HONG KONG — At the end of David Fincher’s 1999 dystopian movie “Fight Club,” the narrator watches as skyscrapers explode and collapse, a symbol of the film’s anarchic message.
Except on China’s mainland.
There, the police foil the plan of Edward Norton’s protagonist thanks to his imaginary alter-ego Tyler Durden, played by Brad Pitt, who is sent to a “lunatic asylum” rather than being killed by Norton’s character. It’s an alternative ending that trades societal collapse for a more Beijing-friendly conclusion.
In a seemingly edited version of the movie on the Chinese streaming platform Tencent Video, the scene of the buildings falling apart is replaced by a black screen with white English writing that reads: “The police rapidly figured out the whole plan and arrested all criminals, successfully preventing the bomb from exploding.”
The movie had garnered 27,000 views on the platform as of Wednesday, with 75 comments. Most of the comments, made in January, pointed out how the movie concluded differently than before.
“Cheers to the great, great censorship,” one viewer on Tencent Video said. Another commented, “The cut is outrageous!”
Posts about the change also sparked outrage on other Chinese social media websites. “Fight Club’s ending is not just removed, but also changed. Oh my god,” a user wrote on Weibo, a Twitter-like platform.
Not everyone appeared outraged, however.
“This is SUPER wonderful! Everyone gets a happy ending in China!” Chuck Palahniuk, who wrote the book on which the movie is based, said on Twitter.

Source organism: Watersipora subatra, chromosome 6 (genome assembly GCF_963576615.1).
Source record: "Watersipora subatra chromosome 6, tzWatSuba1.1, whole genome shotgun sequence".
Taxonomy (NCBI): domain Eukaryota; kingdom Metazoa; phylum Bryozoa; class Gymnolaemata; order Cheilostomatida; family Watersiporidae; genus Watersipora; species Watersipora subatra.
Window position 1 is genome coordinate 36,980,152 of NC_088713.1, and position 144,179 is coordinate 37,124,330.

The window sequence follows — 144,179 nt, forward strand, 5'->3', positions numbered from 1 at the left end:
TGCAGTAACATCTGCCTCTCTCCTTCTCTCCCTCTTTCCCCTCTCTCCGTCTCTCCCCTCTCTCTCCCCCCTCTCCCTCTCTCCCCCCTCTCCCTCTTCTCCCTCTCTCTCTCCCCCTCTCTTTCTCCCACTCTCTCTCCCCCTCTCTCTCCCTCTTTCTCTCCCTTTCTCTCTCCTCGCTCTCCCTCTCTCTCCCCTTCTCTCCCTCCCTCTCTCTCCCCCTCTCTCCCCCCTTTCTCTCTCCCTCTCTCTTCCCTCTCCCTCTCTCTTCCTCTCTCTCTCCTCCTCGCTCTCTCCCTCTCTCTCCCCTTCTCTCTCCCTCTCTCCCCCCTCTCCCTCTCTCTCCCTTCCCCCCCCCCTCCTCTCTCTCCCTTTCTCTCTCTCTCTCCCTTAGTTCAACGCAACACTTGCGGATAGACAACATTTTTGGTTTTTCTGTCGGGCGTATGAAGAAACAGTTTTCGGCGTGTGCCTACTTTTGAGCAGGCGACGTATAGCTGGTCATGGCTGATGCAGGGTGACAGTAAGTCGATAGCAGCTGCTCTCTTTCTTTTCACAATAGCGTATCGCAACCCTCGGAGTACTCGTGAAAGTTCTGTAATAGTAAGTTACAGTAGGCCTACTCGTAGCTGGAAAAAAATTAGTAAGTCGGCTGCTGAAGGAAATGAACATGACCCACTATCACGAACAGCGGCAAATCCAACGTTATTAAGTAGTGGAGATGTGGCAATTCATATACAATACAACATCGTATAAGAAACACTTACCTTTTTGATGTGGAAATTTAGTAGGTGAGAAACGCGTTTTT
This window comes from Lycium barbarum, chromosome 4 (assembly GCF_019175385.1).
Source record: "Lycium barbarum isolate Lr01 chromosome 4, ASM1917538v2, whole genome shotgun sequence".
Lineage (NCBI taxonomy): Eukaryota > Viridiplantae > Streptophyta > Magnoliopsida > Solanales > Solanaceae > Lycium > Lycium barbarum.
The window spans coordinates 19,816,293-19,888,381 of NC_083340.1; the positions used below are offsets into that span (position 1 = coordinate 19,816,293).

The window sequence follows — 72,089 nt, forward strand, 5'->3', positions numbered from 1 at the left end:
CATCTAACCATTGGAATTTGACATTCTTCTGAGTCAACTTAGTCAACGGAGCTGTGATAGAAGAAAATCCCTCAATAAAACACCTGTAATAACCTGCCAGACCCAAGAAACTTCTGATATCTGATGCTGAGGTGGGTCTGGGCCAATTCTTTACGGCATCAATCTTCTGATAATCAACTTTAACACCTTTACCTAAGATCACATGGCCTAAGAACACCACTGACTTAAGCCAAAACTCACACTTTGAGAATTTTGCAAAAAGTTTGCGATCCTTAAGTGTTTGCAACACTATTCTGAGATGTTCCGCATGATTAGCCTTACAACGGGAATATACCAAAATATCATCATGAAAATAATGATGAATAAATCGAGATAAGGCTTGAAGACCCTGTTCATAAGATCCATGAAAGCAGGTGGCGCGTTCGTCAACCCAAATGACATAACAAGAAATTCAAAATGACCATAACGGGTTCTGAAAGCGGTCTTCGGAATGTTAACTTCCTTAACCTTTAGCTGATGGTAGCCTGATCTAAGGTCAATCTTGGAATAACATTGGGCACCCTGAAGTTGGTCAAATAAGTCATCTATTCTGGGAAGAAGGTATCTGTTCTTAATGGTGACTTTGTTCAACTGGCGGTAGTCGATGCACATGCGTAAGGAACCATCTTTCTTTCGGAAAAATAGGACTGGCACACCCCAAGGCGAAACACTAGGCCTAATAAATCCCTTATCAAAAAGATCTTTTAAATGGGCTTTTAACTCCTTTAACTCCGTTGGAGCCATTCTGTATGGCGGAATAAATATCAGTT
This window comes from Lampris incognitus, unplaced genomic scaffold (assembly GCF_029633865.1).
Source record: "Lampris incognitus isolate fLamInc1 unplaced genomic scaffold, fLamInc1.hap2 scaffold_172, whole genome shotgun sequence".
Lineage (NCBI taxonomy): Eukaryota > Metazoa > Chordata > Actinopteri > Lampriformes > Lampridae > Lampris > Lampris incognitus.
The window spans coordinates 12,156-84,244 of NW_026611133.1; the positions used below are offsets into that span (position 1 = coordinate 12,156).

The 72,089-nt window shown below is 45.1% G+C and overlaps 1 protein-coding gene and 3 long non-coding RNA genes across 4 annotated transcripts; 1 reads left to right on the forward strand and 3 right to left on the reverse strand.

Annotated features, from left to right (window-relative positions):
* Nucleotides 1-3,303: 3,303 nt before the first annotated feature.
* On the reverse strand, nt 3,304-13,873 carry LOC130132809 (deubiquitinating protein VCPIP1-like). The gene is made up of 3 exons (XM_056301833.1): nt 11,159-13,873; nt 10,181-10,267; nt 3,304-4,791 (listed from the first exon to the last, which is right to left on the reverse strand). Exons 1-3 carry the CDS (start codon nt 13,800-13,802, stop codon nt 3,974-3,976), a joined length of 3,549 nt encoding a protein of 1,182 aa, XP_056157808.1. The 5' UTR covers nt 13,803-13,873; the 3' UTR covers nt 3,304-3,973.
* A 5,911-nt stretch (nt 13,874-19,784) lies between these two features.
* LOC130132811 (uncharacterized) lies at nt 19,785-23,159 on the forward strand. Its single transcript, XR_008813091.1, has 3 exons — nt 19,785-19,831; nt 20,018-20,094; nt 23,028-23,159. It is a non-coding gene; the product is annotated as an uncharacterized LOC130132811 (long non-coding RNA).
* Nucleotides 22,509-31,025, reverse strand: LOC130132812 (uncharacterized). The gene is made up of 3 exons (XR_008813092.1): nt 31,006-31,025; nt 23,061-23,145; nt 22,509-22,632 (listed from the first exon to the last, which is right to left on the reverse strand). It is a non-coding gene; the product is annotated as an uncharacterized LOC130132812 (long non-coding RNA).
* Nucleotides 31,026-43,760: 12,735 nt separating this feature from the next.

“Fight Club,” in one form or another, appears to be a favorite among Chinese audiences. On Douban, a popular community-based rating website, it was ranked 61st among all movies and given a 9.0 rating after votes from more than 700,000 people.
The unedited version of the movie remains available on some other Chinese websites, and it’s unclear why the ending was altered in this case.
Tencent Video and the Cyberspace Administration of China, the country’s internet censor, did not respond to requests for comment.
With the ruling Communist Party holding a heavy hand over popular culture, Hollywood movies are often edited to stay in line with Beijing’s policies.
Foreign films can only be made available in Chinese theaters through a local distributor. The process usually involves an agreement with the production studio, which mandates “provocative” parts of the work be altered or removed, according to Kenny Ng, an associate professor specializing in film censorship at Hong Kong Baptist University’s Academy of Film.
The “mental and physical violence” displayed in “Fight Club” make it an easy target for Chinese authorities, who may view it as a danger to “national security,” he said. He added that crime movies in China always conclude with the police beating the criminals.
With the Chinese streaming market being a largely unexplored territory, studios tend to appease the authorities’ wishes, he added.
Almost 30 minutes of the 2005 film “Lord of War” starring Nicolas Cage were similarly replaced on the Tencent streaming platform, according to screenshots shared on social media and Chinese-language news sites. Footage in which Cage’s arms dealer character was found not guilty was replaced by a written epilogue explaining he confessed to his crimes and was imprisoned for life.
“You just cut out the scenes and abruptly add subtitles explaining what happened, the bad guys get arrested, or the bad guys get shut up in an asylum system,” Ng said. “Viewers will immediately detect this is a censored version. And they will also find ways to view the real, original version.”
CORRECTION (Jan. 27, 2022, 10 p.m. ET): A previous version of this article misspelled the first name of the star of the 2005 film “Lord of War.” He is Nicolas Cage, not Nicholas.